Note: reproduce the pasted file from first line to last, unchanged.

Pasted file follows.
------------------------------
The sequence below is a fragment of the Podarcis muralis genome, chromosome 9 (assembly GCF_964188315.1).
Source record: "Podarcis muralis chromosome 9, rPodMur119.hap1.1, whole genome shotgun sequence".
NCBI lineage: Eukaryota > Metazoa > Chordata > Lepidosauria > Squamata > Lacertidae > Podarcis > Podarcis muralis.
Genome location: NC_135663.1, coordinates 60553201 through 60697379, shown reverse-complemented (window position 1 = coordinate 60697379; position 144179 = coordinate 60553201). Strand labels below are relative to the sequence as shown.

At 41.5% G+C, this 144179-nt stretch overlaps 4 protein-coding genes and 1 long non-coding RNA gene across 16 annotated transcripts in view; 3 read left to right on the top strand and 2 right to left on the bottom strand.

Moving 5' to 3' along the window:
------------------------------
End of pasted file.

The sequence below is a fragment of the Podarcis muralis genome, chromosome 9 (assembly GCF_964188315.1).
Source record: "Podarcis muralis chromosome 9, rPodMur119.hap1.1, whole genome shotgun sequence".
NCBI lineage: Eukaryota > Metazoa > Chordata > Lepidosauria > Squamata > Lacertidae > Podarcis > Podarcis muralis.
Genome location: NC_135663.1, coordinates 60553201 through 60697379, shown reverse-complemented (window position 1 = coordinate 60697379; position 144179 = coordinate 60553201). Strand labels below are relative to the sequence as shown.

At 41.5% G+C, this 144179-nt stretch overlaps 4 protein-coding genes and 1 long non-coding RNA gene across 16 annotated transcripts in view; 3 read left to right on the top strand and 2 right to left on the bottom strand.

Moving 5' to 3' along the window: